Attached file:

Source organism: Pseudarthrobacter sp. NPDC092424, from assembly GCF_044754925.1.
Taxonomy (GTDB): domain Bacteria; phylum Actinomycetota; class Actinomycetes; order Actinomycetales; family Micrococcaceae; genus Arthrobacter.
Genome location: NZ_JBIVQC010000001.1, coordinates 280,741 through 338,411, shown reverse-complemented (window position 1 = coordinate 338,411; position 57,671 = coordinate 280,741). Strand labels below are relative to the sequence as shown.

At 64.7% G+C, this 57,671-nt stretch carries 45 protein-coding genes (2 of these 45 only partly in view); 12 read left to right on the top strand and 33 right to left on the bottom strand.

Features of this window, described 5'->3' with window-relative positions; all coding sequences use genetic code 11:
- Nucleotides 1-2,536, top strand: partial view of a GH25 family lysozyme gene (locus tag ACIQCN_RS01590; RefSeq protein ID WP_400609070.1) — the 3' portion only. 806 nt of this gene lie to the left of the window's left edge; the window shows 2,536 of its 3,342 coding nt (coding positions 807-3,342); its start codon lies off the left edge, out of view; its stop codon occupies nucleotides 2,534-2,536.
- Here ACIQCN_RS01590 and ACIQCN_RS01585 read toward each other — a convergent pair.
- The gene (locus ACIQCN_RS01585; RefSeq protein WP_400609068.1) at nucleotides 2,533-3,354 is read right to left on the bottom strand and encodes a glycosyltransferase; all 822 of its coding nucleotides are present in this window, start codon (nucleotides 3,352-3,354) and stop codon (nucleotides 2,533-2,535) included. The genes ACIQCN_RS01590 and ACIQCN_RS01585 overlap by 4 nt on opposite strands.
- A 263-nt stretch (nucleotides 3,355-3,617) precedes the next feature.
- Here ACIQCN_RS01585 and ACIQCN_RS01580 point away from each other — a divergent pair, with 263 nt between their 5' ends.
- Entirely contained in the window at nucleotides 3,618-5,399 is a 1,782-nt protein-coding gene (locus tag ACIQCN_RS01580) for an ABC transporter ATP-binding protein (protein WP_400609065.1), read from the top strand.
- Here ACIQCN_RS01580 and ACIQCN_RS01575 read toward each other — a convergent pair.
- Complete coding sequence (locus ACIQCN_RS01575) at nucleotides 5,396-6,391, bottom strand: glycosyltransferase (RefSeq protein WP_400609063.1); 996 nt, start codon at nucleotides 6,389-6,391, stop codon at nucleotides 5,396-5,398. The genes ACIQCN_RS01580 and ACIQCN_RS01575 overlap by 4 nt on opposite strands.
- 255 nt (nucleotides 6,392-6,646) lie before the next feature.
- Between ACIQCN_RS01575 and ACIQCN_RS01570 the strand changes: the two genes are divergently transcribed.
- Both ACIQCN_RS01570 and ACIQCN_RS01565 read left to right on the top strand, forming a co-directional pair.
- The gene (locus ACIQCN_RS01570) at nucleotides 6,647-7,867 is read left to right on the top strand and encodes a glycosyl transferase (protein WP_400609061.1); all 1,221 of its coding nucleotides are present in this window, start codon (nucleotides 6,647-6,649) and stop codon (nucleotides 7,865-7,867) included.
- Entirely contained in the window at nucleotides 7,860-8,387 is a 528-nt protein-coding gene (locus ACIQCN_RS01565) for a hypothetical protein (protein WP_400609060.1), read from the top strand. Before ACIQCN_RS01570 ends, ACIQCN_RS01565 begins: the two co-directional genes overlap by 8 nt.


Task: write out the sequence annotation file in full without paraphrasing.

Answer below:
Source organism: Pseudarthrobacter sp. NPDC092424, from assembly GCF_044754925.1.
Taxonomy (GTDB): domain Bacteria; phylum Actinomycetota; class Actinomycetes; order Actinomycetales; family Micrococcaceae; genus Arthrobacter.
Genome location: NZ_JBIVQC010000001.1, coordinates 280,741 through 338,411, shown reverse-complemented (window position 1 = coordinate 338,411; position 57,671 = coordinate 280,741). Strand labels below are relative to the sequence as shown.

At 64.7% G+C, this 57,671-nt stretch carries 45 protein-coding genes (2 of these 45 only partly in view); 12 read left to right on the top strand and 33 right to left on the bottom strand.

Features of this window, described 5'->3' with window-relative positions; all coding sequences use genetic code 11:
- Nucleotides 1-2,536, top strand: partial view of a GH25 family lysozyme gene (locus tag ACIQCN_RS01590; RefSeq protein ID WP_400609070.1) — the 3' portion only. 806 nt of this gene lie to the left of the window's left edge; the window shows 2,536 of its 3,342 coding nt (coding positions 807-3,342); its start codon lies off the left edge, out of view; its stop codon occupies nucleotides 2,534-2,536.
- Here ACIQCN_RS01590 and ACIQCN_RS01585 read toward each other — a convergent pair.
- The gene (locus ACIQCN_RS01585; RefSeq protein WP_400609068.1) at nucleotides 2,533-3,354 is read right to left on the bottom strand and encodes a glycosyltransferase; all 822 of its coding nucleotides are present in this window, start codon (nucleotides 3,352-3,354) and stop codon (nucleotides 2,533-2,535) included. The genes ACIQCN_RS01590 and ACIQCN_RS01585 overlap by 4 nt on opposite strands.
- A 263-nt stretch (nucleotides 3,355-3,617) precedes the next feature.
- Here ACIQCN_RS01585 and ACIQCN_RS01580 point away from each other — a divergent pair, with 263 nt between their 5' ends.
- Entirely contained in the window at nucleotides 3,618-5,399 is a 1,782-nt protein-coding gene (locus tag ACIQCN_RS01580) for an ABC transporter ATP-binding protein (protein WP_400609065.1), read from the top strand.
- Here ACIQCN_RS01580 and ACIQCN_RS01575 read toward each other — a convergent pair.
- Complete coding sequence (locus ACIQCN_RS01575) at nucleotides 5,396-6,391, bottom strand: glycosyltransferase (RefSeq protein WP_400609063.1); 996 nt, start codon at nucleotides 6,389-6,391, stop codon at nucleotides 5,396-5,398. The genes ACIQCN_RS01580 and ACIQCN_RS01575 overlap by 4 nt on opposite strands.
- 255 nt (nucleotides 6,392-6,646) lie before the next feature.
- Between ACIQCN_RS01575 and ACIQCN_RS01570 the strand changes: the two genes are divergently transcribed.
- Both ACIQCN_RS01570 and ACIQCN_RS01565 read left to right on the top strand, forming a co-directional pair.
- The gene (locus ACIQCN_RS01570) at nucleotides 6,647-7,867 is read left to right on the top strand and encodes a glycosyl transferase (protein WP_400609061.1); all 1,221 of its coding nucleotides are present in this window, start codon (nucleotides 6,647-6,649) and stop codon (nucleotides 7,865-7,867) included.
- Entirely contained in the window at nucleotides 7,860-8,387 is a 528-nt protein-coding gene (locus ACIQCN_RS01565) for a hypothetical protein (protein WP_400609060.1), read from the top strand. Before ACIQCN_RS01570 ends, ACIQCN_RS01565 begins: the two co-directional genes overlap by 8 nt.